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Claire van Duin

Claire van Duin ist wissenschaftliche Projekt-Mitarbeitende für die HBSC-Befragungen und Doktorandin im Zentrum für Kindheits- und Jugendforschung (CCY) der Universität Luxemburg.

Mitwirkend als

Autor·in: Claire van Duin
Mitarbeiter·in: Claire van Duin

Projekte mit diesem Teammitglied

HBSC-Befragung 2018

In der HBSC-Befragung 2018, wurden über 8 000 Schülerinnen und Schüler befragt. Unter anderem wurde erhoben, wie viele von ihnen rauchen, wie häufig sie Sport treiben und wie wohl sie sich in der Schule und zu Hause fühlen. Da es sich bei HBSC um eine Partnerstudie der WHO handelt, können die Ergebnisse mit denen aus 50 Ländern in Europa, Asien und Nordamerika verglichen werden.

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HBSC-Befragung 2014

In der HBSC-Befragung 2018, wurden über 8 000 Schülerinnen und Schüler befragt. Unter anderem wurde erhoben, wie viele von ihnen rauchen, wie häufig sie Sport treiben und wie wohl sie sich in der Schule und zu Hause fühlen. Da es sich bei HBSC um eine Partnerstudie der WHO handelt, können die Ergebnisse mit denen aus 50 Ländern in Europa, Asien und Nordamerika verglichen werden.

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Policy Briefs mit diesem Teammitglied

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Predictors of problematic social media use in a nationally representative sample of adolescents in Luxembourg

Social media use has increased substantially over the past decades, especially among adolescents. A proportion of adolescents develop a pattern of problematic social media use (PSMU). Predictors of PSMU are insufficiently understood and researched. This study aims to investigate predictors of PSMU in a nationally representative sample of adolescents in Luxembourg. Data from the Health Behavior in School-aged Children (HBSC) study in Luxembourg were used, in which 8687 students aged 11-18 years old participated. The data were analyzed using hierarchical multiple regression. A range of sociodemographic, social support, well-being and media use predictors were added to the model in four blocks. The predictors in the final model explained 22.3% of the variance in PSMU. The block of sociodemographic predictors explained the lowest proportion of variance in PSMU compared with the other blocks. Age negatively predicted PSMU. Of the predictors related to social support, cyberbullying perpetration was the strongest predictor of PSMU. Perceived stress and psychosomatic complaints positively predicted PSMU. The intensity of electronic media communication and preference for online social interaction were stronger predictors of PSMU than the other predictors in the model. The results indicate that prevention efforts need to consider the diverse range of predictors related to PSMU.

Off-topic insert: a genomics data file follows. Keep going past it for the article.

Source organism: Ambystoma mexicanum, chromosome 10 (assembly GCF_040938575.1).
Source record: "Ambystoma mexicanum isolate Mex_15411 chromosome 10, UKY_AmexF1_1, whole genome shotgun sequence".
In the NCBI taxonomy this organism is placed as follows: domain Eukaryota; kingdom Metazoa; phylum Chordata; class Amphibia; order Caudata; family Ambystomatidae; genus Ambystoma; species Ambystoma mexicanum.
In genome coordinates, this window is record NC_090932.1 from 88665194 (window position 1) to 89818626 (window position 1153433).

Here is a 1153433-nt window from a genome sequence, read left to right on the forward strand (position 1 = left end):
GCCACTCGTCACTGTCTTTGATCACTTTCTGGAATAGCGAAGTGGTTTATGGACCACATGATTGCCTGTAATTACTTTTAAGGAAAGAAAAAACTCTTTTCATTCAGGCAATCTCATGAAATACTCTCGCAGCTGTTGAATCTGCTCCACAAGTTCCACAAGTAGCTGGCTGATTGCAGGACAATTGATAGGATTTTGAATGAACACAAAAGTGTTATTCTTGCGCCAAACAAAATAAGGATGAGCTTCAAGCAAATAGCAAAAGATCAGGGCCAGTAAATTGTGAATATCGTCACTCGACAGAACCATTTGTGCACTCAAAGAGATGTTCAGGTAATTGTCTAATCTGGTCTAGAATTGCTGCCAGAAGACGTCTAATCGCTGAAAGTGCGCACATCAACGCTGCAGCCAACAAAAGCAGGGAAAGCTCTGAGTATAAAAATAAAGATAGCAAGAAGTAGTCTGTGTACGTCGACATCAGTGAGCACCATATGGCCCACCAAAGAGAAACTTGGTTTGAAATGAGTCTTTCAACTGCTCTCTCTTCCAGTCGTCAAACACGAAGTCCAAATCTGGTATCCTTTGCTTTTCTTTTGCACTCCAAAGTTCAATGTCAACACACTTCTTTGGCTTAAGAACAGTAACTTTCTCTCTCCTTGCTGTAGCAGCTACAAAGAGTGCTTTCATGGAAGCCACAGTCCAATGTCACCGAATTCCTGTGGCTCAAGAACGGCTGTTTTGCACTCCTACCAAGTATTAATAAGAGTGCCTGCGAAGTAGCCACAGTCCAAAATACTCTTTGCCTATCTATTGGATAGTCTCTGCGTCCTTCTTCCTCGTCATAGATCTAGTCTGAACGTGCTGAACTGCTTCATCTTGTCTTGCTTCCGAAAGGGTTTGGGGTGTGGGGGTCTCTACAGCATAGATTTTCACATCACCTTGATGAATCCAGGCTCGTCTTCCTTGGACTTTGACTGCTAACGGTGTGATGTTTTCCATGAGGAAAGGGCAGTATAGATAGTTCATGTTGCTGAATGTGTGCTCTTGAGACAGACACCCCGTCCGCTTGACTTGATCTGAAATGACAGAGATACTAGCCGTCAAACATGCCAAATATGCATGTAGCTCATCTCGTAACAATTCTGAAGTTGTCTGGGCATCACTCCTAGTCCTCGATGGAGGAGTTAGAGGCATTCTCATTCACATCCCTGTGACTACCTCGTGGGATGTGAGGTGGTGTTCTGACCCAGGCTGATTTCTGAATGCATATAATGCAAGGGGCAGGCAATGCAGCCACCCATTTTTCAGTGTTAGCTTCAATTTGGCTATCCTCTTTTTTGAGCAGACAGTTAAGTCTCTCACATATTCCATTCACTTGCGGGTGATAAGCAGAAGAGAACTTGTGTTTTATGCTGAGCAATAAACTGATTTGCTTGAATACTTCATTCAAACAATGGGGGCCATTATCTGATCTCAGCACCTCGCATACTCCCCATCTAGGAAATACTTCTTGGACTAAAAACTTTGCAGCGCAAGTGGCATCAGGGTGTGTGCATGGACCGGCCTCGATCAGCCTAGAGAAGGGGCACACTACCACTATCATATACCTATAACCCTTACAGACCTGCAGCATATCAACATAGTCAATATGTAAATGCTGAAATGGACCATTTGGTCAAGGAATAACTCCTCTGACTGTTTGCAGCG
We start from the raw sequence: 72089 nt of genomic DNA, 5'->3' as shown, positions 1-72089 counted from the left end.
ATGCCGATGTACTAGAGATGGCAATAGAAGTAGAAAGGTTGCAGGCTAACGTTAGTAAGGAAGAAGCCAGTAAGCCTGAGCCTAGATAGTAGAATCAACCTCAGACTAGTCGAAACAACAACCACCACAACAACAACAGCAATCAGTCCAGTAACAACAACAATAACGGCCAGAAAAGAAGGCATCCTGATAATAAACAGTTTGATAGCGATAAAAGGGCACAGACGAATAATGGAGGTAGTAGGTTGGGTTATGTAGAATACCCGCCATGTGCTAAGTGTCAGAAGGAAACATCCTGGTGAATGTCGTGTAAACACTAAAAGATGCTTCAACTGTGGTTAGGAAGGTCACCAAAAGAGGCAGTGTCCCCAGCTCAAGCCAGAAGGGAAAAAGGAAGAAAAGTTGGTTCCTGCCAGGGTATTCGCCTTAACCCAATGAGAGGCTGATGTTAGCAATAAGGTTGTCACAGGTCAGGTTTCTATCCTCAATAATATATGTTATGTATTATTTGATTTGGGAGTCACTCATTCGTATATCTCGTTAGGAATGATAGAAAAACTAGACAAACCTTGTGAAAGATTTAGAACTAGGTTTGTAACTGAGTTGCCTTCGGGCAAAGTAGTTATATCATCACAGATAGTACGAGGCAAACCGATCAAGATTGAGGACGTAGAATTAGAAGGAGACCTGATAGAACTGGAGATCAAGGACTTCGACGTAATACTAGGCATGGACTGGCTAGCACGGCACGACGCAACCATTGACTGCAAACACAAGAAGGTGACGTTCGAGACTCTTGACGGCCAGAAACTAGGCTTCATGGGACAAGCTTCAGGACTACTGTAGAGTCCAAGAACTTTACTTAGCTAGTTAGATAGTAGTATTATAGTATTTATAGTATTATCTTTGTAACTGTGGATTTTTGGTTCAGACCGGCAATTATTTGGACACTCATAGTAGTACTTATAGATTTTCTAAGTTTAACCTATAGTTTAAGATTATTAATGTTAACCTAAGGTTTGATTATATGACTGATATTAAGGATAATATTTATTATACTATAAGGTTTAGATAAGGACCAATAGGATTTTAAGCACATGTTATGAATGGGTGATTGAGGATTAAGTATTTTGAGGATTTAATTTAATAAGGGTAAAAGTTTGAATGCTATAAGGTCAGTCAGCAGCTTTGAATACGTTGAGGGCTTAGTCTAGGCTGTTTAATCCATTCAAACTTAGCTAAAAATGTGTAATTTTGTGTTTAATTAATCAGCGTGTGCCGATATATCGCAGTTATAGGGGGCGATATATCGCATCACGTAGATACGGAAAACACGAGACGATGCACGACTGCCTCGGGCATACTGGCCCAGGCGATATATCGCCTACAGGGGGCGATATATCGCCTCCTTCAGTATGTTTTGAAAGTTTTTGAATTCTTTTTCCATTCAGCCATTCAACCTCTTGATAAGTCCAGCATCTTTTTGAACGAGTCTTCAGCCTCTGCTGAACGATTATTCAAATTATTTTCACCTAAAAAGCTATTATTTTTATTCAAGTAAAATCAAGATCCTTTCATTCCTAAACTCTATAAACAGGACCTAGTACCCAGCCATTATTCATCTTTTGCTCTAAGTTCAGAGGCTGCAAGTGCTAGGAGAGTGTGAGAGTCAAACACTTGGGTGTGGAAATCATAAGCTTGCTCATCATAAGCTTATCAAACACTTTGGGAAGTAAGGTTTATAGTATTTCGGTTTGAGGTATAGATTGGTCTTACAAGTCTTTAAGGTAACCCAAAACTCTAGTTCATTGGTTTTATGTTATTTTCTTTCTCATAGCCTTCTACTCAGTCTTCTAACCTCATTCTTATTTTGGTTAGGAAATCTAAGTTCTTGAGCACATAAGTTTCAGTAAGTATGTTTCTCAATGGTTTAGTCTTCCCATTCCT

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Trends from 2006 - 2018 in health behaviour, health outcomes and social context of adolescents in Luxembourg

This report is based on HBSC surveys conducted in 2006, 2010, 2014 and 2018. In each wave more than 7000 pupils aged 11-18 years completed a survey on a wide range of health related indicators. This report presents the trends for the period from 2006 to 2018 for 30 key indicators broken down by gender, wealth, school type, nationality and age. The report shows both improvements in health related behaviours as well as deteriorations over the time period. This report shows how 30 health indicators developed in the four Luxembourg HBSC surveys conducted in 2006, 2010, 2014 and 2018. There were positive trends especially in the health behaviour of the pupils: they smoke less and drink less alcohol. They also report more frequently that they brush their teeth regularly, eat more fruit and fewer sweets and consume fewer soft drinks. From 2006-2018, however, there were also deteriorations. For example, more pupils feel stressed from school and rate the climate among classmates worse. In addition, there are more pupils who are overweight and exercise less and more pupils report having psychosomatic health complaints.

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Suicidal behaviour in youth in Luxembourg - Findings from the HBSC 2014 Luxembourg study